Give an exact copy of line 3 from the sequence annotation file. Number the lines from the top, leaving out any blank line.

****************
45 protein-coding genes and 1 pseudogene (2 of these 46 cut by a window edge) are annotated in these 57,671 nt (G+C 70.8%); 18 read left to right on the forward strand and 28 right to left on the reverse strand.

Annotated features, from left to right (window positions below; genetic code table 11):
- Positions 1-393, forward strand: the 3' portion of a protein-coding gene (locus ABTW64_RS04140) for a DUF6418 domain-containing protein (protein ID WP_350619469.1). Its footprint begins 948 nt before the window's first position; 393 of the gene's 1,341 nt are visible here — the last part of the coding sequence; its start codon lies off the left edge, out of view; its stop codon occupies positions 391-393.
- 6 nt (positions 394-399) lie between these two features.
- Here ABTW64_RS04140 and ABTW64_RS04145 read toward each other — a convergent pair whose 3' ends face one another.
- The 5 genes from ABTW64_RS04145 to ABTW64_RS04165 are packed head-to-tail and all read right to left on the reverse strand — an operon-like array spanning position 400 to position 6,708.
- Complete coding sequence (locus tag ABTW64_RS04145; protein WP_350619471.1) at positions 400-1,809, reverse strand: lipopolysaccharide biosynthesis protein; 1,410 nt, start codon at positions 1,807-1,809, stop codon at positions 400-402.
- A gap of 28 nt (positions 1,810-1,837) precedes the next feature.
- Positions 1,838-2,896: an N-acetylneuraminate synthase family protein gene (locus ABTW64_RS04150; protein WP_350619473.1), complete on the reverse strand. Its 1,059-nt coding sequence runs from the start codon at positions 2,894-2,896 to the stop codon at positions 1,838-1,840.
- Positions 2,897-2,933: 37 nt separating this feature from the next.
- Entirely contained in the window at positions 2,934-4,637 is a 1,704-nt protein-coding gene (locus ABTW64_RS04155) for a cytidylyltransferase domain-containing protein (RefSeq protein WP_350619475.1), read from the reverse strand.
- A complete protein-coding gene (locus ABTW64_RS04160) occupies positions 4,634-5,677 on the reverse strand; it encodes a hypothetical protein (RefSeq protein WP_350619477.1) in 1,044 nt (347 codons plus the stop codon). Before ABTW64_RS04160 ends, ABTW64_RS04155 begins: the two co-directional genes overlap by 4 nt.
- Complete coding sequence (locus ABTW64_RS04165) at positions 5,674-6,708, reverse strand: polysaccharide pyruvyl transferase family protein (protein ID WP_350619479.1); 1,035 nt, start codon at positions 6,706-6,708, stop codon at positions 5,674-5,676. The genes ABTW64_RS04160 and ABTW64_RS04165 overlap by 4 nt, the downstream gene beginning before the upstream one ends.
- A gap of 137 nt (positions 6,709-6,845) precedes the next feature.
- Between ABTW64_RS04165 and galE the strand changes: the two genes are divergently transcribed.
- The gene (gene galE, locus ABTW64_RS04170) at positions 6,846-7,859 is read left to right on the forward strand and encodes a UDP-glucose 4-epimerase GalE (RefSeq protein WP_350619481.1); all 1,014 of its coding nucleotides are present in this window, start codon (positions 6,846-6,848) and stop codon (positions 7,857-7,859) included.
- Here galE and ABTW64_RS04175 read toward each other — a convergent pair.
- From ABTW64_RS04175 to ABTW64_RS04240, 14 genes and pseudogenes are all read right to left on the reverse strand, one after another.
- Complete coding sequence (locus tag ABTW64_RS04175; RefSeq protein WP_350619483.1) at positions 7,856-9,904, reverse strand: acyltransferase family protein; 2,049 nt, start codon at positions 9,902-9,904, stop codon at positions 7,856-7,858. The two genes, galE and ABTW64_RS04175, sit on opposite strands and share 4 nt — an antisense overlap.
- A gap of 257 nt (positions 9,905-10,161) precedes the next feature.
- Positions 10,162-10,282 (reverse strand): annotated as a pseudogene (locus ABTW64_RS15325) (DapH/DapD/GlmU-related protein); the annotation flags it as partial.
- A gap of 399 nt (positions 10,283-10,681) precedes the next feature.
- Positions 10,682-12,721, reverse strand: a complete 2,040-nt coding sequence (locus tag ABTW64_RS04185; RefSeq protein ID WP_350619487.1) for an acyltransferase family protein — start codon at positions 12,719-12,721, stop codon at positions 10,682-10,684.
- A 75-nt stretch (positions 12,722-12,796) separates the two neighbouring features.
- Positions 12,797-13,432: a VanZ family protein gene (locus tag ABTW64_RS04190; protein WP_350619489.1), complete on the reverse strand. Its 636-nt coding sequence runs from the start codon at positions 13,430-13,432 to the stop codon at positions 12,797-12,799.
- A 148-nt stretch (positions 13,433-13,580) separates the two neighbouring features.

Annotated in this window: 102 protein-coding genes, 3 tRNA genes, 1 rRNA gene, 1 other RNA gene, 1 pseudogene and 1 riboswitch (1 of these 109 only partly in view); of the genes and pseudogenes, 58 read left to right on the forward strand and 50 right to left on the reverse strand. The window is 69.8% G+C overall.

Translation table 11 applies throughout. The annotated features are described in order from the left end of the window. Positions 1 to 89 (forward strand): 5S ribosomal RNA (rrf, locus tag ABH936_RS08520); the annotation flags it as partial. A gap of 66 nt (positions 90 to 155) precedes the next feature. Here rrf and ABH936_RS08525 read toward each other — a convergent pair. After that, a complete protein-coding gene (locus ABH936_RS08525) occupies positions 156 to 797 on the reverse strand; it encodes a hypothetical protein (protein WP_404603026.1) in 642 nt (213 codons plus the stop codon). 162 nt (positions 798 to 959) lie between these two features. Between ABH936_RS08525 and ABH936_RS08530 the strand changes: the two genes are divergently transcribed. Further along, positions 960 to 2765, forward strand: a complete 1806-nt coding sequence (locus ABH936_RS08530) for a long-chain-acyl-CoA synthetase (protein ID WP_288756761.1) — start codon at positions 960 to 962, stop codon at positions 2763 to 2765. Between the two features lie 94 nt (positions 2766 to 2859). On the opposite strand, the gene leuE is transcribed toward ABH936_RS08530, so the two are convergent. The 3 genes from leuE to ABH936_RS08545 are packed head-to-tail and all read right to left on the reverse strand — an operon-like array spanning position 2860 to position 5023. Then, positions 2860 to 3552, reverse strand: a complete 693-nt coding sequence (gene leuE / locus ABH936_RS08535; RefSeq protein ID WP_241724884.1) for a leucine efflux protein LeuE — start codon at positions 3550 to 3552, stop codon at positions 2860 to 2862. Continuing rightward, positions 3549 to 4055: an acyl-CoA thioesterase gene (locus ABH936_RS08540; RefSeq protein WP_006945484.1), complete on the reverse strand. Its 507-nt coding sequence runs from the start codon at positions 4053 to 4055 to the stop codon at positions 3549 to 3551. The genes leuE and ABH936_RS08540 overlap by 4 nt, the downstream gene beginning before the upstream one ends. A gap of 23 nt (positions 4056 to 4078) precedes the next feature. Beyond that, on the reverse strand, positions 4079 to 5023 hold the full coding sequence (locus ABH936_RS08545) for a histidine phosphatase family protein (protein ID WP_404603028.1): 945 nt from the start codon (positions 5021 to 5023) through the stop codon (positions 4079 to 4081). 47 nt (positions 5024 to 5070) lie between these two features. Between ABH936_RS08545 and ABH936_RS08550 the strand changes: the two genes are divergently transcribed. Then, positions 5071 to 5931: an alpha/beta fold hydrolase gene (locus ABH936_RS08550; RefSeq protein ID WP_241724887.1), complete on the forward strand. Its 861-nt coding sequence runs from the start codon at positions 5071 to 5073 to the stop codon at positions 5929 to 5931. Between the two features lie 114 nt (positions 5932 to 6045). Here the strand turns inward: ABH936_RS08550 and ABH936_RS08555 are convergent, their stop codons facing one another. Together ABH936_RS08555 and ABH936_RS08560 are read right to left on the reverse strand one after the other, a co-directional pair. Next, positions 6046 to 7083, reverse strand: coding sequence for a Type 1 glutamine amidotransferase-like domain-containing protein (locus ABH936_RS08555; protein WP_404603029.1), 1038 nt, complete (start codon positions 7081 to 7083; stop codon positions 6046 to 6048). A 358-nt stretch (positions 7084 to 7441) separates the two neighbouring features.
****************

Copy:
- Positions 1-393, forward strand: the 3' portion of a protein-coding gene (locus ABTW64_RS04140) for a DUF6418 domain-containing protein (protein ID WP_350619469.1). Its footprint begins 948 nt before the window's first position; 393 of the gene's 1,341 nt are visible here — the last part of the coding sequence; its start codon lies off the left edge, out of view; its stop codon occupies positions 391-393.